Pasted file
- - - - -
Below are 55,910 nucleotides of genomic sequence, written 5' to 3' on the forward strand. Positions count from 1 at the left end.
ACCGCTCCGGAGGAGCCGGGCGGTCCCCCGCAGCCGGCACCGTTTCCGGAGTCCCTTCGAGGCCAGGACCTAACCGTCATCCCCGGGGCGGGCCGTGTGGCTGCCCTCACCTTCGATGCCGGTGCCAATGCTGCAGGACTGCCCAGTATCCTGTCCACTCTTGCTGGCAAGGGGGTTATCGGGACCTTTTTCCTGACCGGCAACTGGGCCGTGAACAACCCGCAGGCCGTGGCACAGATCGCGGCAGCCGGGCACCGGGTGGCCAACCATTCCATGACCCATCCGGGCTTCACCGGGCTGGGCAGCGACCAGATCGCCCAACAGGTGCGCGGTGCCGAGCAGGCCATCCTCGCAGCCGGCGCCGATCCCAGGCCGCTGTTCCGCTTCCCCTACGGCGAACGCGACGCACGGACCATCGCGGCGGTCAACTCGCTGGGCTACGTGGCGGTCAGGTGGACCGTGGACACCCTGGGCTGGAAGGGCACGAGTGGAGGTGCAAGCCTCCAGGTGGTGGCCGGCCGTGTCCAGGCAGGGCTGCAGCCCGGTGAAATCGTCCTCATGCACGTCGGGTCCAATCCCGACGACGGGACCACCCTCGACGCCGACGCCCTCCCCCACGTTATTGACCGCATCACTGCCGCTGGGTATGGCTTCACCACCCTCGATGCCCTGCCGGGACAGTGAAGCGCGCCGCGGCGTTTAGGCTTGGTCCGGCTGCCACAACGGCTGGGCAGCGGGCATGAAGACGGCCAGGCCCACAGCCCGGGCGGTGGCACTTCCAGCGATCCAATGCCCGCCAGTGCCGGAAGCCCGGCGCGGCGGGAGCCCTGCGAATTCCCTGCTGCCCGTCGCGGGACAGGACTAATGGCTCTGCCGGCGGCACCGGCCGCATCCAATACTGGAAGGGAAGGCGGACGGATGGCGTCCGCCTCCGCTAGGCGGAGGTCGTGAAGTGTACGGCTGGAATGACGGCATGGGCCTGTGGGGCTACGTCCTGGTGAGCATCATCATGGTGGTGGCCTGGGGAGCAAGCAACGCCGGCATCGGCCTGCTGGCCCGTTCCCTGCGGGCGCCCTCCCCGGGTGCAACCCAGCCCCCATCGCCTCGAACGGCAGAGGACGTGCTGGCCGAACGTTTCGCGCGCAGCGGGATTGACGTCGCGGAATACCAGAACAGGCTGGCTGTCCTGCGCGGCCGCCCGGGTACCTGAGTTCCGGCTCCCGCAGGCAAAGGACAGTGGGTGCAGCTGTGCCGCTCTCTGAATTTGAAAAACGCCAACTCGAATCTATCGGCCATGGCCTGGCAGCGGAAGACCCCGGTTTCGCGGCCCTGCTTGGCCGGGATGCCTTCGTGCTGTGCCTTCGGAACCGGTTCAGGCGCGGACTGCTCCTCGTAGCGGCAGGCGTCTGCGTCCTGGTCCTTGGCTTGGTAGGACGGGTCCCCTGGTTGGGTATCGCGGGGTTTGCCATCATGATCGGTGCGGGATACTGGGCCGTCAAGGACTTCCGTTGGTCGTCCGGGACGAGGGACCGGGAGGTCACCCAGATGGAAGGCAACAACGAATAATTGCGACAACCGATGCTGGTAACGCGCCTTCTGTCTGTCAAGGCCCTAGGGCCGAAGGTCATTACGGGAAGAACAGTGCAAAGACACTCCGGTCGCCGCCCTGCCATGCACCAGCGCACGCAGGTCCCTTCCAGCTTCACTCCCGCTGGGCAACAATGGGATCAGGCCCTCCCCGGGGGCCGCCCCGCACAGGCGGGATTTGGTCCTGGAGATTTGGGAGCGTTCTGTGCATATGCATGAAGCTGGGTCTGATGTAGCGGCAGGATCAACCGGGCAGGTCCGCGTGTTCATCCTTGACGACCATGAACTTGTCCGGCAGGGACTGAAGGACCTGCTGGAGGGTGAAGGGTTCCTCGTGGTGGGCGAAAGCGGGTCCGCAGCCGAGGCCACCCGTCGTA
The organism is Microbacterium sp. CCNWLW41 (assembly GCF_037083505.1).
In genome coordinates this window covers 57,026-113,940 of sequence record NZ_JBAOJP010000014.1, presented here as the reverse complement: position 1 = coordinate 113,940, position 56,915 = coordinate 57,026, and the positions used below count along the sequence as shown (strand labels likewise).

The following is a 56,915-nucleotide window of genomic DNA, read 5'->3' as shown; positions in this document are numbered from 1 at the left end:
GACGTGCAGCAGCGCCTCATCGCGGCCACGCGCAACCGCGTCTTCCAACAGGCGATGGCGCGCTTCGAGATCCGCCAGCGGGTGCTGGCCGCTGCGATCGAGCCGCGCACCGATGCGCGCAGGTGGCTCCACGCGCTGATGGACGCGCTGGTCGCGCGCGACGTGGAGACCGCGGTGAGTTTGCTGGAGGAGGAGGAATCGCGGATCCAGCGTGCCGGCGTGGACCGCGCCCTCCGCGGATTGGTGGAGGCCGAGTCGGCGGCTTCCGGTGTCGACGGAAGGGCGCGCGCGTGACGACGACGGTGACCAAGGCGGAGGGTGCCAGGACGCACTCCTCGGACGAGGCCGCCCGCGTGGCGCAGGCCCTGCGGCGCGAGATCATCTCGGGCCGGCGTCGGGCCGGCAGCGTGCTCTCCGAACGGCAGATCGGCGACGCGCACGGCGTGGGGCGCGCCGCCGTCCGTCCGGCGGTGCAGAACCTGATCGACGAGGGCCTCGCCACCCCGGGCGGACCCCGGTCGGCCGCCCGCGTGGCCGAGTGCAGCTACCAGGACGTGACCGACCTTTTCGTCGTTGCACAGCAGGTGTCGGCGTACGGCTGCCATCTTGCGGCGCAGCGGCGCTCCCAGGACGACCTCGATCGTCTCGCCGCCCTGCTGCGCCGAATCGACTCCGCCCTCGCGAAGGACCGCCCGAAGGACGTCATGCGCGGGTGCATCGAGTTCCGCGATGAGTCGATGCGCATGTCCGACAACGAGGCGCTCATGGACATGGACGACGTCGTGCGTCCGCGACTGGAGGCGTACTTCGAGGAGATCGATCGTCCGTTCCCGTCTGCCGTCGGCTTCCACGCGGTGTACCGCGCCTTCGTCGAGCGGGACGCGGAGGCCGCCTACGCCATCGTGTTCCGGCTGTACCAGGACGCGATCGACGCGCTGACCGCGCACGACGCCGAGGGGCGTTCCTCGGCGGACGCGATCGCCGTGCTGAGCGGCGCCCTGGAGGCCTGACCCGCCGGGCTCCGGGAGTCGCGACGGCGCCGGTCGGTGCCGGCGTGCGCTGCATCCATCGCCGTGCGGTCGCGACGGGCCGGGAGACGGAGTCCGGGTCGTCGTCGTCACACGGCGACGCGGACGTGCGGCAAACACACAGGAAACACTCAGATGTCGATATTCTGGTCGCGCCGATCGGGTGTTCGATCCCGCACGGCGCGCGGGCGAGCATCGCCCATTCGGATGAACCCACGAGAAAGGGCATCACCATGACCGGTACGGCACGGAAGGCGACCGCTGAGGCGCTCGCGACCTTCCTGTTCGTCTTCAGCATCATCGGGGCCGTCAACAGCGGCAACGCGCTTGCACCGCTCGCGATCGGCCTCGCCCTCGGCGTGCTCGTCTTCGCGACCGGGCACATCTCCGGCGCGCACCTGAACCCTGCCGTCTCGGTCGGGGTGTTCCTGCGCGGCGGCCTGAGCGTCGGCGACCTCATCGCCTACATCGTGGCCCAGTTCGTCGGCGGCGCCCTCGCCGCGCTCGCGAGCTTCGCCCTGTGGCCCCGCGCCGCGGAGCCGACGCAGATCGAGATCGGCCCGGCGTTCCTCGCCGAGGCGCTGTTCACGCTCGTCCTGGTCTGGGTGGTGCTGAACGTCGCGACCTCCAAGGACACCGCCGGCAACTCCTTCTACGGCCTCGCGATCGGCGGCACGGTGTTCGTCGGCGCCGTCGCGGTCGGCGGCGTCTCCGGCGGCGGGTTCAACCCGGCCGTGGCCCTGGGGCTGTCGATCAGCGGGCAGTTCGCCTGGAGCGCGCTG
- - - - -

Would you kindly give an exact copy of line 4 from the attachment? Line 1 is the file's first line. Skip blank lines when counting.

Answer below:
In genome coordinates this window covers 57,026-113,940 of sequence record NZ_JBAOJP010000014.1, presented here as the reverse complement: position 1 = coordinate 113,940, position 56,915 = coordinate 57,026, and the positions used below count along the sequence as shown (strand labels likewise).